Item Records

This page shows all the information we have about this item. Both the institution that physically holds this item, and RRN members have contributed the knowledge on this page. You’re looking at the item record provided by the holding institution. If you scroll further down the page, you’ll see the information from RRN members, and can share your own knowledge too.

The RRN processes the information it receives from each institution to make it more readable and easier to search. If you’re doing in-depth research on this item, be sure to take a look at the Data Source tab to see the information exactly as it was provided by the institution.

These records are easy to share because each has a unique web address. You can copy and paste the location from your browser’s address bar into an email, word document, or chat message to share this item with others.

  • Data
  • Data Source

This information was automatically generated from data provided by MOA: University of British Columbia. It has been standardized to aid in finding and grouping information within the RRN. Accuracy and meaning should be verified from the Data Source tab.


A female figure carved in bone. The figure has a large, relatively flat head to front and back, with three horn-like projections rising out of the top. An inverted teardrop shape is carved into the prominent forehead between the eyes. The ears are narrow and carved close to the head, the nose is wide, and the mouth is thin-lipped. The neck is made up of two carved rings, leading in back to prominently carved shoulders and buttocks, and in front to breasts and a protruding stomach. Arms hang straight down, ending at the hips, and have no hands. The legs are slightly bent at the knees, and end at feet carved into a round base with a hole in the centre. Many areas of the body have been texturized with a pattern of fine carved lines, most prominently on buttocks, shoulders and horns. The rough interior of the bone can be seen on the top of the head, groin area, and centre of the base.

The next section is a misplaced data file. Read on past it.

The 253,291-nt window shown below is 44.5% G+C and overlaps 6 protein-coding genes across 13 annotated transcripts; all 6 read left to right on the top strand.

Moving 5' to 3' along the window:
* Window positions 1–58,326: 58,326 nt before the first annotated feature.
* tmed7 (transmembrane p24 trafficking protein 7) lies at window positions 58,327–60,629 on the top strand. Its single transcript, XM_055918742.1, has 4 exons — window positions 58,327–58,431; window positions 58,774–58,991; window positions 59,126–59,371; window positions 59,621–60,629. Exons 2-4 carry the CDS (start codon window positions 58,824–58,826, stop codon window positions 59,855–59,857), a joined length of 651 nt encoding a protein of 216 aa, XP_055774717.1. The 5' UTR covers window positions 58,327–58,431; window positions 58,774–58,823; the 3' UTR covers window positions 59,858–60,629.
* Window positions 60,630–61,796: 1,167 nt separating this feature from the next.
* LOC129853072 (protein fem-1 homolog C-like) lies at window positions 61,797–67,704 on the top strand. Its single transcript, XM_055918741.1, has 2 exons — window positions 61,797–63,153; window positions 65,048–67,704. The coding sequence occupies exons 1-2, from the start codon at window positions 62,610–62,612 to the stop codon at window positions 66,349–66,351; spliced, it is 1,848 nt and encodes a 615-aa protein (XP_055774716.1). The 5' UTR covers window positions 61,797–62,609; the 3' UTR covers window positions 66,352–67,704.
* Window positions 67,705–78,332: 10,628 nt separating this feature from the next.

Marcel Ollivier was the French Consul General posted to Freetown, Sierra Leone, c. 1960s-1970, during which time he purchased this collection of objects (2853/1-9). He later finished his diplomatic service in Vancouver as French Consul General from 1982-1986, after which he retired to England. The objects were donated to MOA at the specific request of Ollivier, via his daughter-in-law.

Item History

With an account, you can ask other users a question about this item. Request an Account

With an account, you can submit information about this item and have it visible to all users and institutions on the RRN. Request an Account

Similar Items